Broadly there are three types of work here: two rather beautiful sets of Christmas songs; two collections of folksongs from Eastern Europe and three very brief cycles that set the words of contemporary Portuguese poets. Vitor Moura’s notes (the English translation is a little stilted) identify the creative tensions that underpin Lopes-Graça’s contribution to the song genre, but they tell us little about the impulses behind the works themselves. While he felt compelled to preserve, record and harmonise Portuguese folksong throughout his life, he was additionally drawn to the attractions of contemporary music, not least to neo-classicism. This duality is reflected in the different types of song presented here. The disc has been very thoughtfully and symmetrically organised: it begins and ends with the two Christmas sets (the latter one was only recently unearthed); then interspersed among the three cycles of poetry settings are the two more substantial groups of Hungarian and Russian folksongs, consisting of ten and nine numbers respectively.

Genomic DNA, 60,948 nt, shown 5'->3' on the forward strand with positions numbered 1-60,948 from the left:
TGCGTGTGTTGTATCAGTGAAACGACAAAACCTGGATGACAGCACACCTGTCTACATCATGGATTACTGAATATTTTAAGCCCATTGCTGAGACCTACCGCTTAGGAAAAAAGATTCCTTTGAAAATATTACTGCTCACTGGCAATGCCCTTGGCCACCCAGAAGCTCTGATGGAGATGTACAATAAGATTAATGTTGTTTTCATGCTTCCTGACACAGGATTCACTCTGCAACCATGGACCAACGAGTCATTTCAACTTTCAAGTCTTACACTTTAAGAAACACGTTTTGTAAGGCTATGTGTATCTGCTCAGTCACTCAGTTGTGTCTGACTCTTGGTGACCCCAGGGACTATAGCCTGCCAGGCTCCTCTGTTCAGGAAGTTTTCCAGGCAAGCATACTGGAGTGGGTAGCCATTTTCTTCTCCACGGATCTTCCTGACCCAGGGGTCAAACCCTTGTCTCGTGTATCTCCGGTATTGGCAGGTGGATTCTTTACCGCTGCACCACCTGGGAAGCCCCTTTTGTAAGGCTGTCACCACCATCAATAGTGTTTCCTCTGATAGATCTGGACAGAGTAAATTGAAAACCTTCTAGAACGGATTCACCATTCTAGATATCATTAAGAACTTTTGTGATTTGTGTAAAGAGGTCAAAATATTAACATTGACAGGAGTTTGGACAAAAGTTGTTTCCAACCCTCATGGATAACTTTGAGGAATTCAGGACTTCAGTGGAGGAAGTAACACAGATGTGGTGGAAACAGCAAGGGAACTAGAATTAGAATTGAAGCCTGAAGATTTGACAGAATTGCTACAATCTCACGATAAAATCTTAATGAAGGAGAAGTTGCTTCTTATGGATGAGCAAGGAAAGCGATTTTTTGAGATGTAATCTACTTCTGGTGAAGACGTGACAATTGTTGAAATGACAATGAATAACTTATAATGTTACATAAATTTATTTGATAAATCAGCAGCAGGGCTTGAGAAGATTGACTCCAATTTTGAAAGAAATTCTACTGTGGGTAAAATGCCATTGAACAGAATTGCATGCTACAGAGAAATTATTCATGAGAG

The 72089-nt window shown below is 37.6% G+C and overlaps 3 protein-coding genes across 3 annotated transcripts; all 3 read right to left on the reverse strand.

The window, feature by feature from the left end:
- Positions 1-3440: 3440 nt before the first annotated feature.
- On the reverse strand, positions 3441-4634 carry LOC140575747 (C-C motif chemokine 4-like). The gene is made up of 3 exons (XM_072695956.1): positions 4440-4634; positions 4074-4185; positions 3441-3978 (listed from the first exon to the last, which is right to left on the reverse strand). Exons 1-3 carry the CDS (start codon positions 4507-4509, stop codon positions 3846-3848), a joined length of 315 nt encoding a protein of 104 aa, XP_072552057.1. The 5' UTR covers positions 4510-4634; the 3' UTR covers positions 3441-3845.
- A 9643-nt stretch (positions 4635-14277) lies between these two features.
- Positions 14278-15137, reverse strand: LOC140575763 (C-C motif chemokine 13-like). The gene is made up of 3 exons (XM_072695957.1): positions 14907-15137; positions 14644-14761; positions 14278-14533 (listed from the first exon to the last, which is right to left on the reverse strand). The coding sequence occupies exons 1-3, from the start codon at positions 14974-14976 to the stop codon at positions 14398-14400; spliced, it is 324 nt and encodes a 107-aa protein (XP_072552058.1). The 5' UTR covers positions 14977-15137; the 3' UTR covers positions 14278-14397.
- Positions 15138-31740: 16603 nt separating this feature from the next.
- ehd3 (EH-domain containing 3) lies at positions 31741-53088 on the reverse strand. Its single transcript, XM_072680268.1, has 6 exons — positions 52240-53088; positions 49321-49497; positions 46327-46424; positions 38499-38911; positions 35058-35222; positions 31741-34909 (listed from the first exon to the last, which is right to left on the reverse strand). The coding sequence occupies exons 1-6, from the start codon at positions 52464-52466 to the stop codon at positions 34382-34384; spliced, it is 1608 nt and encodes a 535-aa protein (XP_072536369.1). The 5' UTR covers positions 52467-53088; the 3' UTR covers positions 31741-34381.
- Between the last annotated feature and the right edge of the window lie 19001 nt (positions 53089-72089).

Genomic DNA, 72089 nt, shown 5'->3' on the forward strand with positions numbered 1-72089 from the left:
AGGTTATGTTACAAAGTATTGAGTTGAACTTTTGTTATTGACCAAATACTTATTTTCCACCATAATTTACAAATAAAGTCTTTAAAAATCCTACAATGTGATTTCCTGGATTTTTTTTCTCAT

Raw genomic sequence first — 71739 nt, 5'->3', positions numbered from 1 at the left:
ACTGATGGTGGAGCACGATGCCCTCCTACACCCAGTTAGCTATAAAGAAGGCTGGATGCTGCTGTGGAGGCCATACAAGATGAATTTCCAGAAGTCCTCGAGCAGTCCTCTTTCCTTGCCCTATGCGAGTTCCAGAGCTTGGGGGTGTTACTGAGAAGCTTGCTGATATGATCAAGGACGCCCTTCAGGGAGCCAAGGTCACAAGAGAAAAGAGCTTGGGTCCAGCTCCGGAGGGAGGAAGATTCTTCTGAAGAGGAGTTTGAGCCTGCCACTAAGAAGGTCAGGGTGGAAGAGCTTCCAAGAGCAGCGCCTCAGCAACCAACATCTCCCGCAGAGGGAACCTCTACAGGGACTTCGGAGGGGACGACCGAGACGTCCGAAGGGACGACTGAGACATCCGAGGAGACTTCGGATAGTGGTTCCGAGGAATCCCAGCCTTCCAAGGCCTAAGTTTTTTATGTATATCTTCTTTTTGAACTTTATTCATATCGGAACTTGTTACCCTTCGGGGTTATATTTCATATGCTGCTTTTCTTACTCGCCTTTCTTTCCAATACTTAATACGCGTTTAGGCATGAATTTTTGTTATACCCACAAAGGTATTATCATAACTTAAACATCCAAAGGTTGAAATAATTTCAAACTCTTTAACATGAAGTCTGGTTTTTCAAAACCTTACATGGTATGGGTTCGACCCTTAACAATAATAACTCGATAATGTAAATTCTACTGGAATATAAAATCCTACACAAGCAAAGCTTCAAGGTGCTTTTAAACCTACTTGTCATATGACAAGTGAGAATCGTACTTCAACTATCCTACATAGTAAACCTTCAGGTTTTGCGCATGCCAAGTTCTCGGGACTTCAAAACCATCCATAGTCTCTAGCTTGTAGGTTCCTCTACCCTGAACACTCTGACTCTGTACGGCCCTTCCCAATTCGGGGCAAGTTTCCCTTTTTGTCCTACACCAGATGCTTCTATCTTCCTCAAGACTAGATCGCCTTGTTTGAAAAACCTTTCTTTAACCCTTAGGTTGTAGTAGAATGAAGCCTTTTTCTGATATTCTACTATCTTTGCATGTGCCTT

In terms of the Christmas sets, separated as they are by only a few years, there are marked differences. There is a purity, almost an innocence to the earlier songs, especially those which involve the soprano Susana Gaspar whose lovely voice seems most apt for much of this repertoire. Unusually, the workload is shared between all three singers in both of these cycles, so for example in the first set, the second song Vinde pastores (Come you shepherds) has the first two verses sung by the soprano, and the third by the mezzo Cátia Moreso, whereas the third Estando a Virgem (The Virgin was) alternates the soprano voice with the tenor of Fernando Guimarães. The simplicity of this first set is occasionally disarmed by the piquancy of the composer’s piano writing, which at times carries a Mompou-like mystery. The more recent set, however, is darker; the piano part is slightly more ambiguous – the vocal writing is even more adventurous, since the songs often involve two or even three voices singing in harmony. While the quality of the music is in little doubt, my concern is that these voices do not always blend well – there is a harder edge to both the mezzo and the tenor which sounds perfectly fine (and especially suits the sound of the Portuguese language) in the solo numbers but is more noticeably abrasive in the ensemble items. The third song in this later set however is especially interesting. Cantiga à Virgem (Song to the Virgin) is a setting of a medieval poem; the music is ancient and timeless, the accompaniment spare, and the singing of both females exquisite. The differences between these two sets perhaps amplify the stylistic tensions at the heart of this composer’s output.